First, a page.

“Tap/tapping into”: to access a previously unknown or overlooked source of something; in politics, usually fear/anger/frustration.
This deserves serious consideration as 2015’s top political jargon phrase. Sure, some insults generated more instant buzz, but The Huffington Post observed in August that “tapping into” was “the most overused cliché in campaign coverage,” and its usage has continued unabated since then – by countless people in both parties as well as the journalistic hordes covering them.
Donald Trump, of course, is routinely described as tapping into the public’s anger (or “the sinister sentiments of the country,” as Republican commentator Nicolle Wallace said recently on MSNBC’s “Morning Joe”). It’s mentioned so often that on Sunday he saw fit to deny it – albeit halfheartedly.
“I’m not tapping into the anger, and some people have said I’m doing that, and certainly I’m not doing it intentionally,” Mr. Trump told ABC News. “I just know it can be turned around. It can be turned around quickly.”
Meanwhile, Bernie Sanders also has been frequently mentioned as having tapped into anger and frustration (and his campaign, allegedly, as having tapped rival Hillary Clinton’s voter data). But the fact remains that all the candidates have been described as doing some tapping – into the Hispanic vote, into other earlier candidates’ networks of support, even into the Christmas spirit.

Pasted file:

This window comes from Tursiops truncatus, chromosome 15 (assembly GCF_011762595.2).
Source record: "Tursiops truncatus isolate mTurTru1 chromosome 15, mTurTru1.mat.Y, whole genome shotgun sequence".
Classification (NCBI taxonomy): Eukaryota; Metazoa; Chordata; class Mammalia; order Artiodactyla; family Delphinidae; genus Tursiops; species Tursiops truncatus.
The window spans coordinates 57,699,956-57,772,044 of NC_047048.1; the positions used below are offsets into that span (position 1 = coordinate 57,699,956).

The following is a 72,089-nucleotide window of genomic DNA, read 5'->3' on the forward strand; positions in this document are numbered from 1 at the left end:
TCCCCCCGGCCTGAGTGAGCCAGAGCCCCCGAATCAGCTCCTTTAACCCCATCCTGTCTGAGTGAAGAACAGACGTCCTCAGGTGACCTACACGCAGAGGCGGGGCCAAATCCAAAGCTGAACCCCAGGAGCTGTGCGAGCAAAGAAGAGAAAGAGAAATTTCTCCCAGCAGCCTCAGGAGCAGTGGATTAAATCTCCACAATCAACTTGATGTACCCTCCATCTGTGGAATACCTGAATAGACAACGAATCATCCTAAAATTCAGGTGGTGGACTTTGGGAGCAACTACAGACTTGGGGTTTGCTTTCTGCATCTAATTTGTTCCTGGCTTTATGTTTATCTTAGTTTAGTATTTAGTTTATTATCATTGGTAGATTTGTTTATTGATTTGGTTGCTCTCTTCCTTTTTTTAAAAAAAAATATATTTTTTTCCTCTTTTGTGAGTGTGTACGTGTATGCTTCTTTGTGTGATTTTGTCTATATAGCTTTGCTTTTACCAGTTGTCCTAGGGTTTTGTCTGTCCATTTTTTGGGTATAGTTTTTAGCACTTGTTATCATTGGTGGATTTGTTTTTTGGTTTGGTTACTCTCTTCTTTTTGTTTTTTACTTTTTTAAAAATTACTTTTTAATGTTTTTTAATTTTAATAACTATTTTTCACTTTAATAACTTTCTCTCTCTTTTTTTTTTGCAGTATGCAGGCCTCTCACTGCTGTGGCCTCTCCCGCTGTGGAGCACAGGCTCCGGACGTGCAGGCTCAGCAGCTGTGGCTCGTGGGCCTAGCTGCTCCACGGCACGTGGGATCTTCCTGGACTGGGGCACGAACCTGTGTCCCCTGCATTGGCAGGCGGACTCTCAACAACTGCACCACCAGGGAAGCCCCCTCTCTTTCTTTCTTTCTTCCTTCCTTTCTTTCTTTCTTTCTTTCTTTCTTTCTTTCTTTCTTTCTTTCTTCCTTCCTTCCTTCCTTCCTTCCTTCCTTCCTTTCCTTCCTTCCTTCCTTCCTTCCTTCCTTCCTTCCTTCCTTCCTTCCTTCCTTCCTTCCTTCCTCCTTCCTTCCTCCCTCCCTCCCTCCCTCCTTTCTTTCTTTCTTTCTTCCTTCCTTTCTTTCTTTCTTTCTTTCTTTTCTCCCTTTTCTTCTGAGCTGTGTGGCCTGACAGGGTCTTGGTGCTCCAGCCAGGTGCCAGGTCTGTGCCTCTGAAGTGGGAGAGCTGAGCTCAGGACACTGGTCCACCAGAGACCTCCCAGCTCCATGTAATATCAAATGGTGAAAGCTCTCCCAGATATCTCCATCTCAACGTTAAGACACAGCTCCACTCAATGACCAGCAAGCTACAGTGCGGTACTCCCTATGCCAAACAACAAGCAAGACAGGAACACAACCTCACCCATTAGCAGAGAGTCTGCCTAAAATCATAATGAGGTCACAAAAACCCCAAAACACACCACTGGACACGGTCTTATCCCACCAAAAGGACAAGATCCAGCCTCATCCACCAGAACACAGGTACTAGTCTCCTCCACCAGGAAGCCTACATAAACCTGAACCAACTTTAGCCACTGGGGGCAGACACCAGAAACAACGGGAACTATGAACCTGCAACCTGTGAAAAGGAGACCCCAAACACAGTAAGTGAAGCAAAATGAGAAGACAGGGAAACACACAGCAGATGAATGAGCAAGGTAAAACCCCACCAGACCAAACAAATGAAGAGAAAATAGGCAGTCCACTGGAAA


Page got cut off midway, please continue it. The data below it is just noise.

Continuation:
What explains the phrase’s popularity? For starters, “tap” is a short, direct word that fits into any headline. There’s also the unspoken promise that “tapping into” can yield something valuable as well as secret. Its use certainly was prevalent two years ago when Edward Snowden made his explosive revelations about the previously unknown extent of the National Security Agency’s electronic surveillance programs.
No matter the reason, expect campaigns and pundits to – borrowing a line from a classic cult comedy – continue trying to tap into America.
Chuck McCutcheon writes his "Speaking Politics" blog exclusively for Politics Voices.
Interested in decoding what candidates are saying? Chuck McCutcheon and David Mark’s latest book, “Doubletalk: The Language, Code, and Jargon of a Presidential Election,” will be released on Jan. 19 and is now available for pre-order.